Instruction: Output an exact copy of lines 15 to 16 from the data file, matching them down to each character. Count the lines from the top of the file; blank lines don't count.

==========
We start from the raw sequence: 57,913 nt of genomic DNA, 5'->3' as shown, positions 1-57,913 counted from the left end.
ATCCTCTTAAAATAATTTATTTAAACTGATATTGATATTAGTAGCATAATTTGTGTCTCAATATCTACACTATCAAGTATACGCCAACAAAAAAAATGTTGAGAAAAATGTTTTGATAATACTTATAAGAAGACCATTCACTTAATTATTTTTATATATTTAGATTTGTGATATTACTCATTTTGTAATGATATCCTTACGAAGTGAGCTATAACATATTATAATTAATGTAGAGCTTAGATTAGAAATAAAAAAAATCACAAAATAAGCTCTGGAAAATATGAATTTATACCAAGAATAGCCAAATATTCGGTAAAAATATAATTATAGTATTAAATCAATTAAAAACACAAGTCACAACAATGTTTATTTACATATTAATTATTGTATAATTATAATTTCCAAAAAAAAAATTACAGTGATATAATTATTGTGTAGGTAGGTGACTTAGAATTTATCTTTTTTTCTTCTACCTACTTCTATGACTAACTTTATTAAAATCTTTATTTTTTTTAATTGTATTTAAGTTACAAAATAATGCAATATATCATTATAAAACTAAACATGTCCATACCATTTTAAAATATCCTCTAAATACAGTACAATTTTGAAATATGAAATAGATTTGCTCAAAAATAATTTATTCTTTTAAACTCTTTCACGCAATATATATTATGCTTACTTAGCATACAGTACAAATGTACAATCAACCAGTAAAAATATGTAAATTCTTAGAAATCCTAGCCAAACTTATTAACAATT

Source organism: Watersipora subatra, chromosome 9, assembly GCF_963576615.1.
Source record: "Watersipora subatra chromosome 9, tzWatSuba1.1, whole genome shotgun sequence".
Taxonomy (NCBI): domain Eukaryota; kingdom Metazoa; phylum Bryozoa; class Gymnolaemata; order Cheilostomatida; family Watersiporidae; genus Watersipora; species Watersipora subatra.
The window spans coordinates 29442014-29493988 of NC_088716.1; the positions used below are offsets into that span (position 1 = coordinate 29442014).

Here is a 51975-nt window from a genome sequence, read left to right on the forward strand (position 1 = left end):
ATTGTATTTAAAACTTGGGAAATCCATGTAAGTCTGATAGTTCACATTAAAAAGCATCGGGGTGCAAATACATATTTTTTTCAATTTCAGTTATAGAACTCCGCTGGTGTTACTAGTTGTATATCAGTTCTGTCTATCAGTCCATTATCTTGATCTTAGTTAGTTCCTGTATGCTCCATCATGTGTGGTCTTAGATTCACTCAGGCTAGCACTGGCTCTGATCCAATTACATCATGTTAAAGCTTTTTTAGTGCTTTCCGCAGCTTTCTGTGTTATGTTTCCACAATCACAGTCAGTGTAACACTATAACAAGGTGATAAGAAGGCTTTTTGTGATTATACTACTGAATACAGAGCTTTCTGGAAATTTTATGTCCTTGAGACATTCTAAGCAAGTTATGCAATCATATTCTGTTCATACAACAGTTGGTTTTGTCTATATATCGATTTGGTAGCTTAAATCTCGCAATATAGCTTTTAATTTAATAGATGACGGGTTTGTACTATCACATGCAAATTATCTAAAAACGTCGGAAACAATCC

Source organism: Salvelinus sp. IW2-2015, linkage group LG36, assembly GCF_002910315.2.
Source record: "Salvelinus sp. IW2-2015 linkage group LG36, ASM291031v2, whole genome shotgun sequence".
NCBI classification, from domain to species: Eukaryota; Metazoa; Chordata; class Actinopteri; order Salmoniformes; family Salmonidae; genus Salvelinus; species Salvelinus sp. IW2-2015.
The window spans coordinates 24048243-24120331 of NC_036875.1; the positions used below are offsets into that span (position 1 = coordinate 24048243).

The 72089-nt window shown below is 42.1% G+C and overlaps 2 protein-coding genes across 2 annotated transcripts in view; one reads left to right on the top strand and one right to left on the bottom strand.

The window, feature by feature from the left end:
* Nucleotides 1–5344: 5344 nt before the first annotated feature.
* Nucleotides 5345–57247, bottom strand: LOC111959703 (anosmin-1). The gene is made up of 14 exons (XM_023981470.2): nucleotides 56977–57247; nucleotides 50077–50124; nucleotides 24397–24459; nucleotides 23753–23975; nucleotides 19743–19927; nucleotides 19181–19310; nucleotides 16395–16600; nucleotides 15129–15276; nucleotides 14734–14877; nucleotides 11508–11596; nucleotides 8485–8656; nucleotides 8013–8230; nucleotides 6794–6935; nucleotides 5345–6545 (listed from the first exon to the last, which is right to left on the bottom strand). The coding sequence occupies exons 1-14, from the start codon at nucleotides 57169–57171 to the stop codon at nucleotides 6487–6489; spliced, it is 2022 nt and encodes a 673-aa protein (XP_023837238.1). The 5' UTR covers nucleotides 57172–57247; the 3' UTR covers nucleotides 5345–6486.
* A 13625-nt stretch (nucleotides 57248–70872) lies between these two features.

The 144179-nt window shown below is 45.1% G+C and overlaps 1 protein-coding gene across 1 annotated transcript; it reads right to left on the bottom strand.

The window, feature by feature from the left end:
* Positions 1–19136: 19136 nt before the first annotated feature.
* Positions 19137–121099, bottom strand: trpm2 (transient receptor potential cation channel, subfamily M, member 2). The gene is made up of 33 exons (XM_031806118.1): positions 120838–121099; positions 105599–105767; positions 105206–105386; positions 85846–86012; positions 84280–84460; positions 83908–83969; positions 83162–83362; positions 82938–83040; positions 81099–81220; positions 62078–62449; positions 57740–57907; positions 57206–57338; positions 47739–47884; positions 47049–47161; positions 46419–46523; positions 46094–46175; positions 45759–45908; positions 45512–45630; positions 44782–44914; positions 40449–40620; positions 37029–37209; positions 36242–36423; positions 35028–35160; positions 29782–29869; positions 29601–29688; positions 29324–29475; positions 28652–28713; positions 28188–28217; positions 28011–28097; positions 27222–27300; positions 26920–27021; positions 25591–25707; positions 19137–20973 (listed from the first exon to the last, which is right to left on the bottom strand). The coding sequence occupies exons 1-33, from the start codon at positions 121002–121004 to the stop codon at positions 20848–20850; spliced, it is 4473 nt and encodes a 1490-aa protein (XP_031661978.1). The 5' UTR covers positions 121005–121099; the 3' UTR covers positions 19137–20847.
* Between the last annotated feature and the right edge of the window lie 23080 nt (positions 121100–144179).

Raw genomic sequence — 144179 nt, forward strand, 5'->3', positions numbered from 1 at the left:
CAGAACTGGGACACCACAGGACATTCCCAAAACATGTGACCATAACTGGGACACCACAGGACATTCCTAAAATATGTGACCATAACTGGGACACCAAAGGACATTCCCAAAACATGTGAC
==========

* Nucleotides 1–5344: 5344 nt before the first annotated feature.
* Nucleotides 5345–57247, bottom strand: LOC111959703 (anosmin-1). The gene is made up of 14 exons (XM_023981470.2): nucleotides 56977–57247; nucleotides 50077–50124; nucleotides 24397–24459; nucleotides 23753–23975; nucleotides 19743–19927; nucleotides 19181–19310; nucleotides 16395–16600; nucleotides 15129–15276; nucleotides 14734–14877; nucleotides 11508–11596; nucleotides 8485–8656; nucleotides 8013–8230; nucleotides 6794–6935; nucleotides 5345–6545 (listed from the first exon to the last, which is right to left on the bottom strand). The coding sequence occupies exons 1-14, from the start codon at nucleotides 57169–57171 to the stop codon at nucleotides 6487–6489; spliced, it is 2022 nt and encodes a 673-aa protein (XP_023837238.1). The 5' UTR covers nucleotides 57172–57247; the 3' UTR covers nucleotides 5345–6486.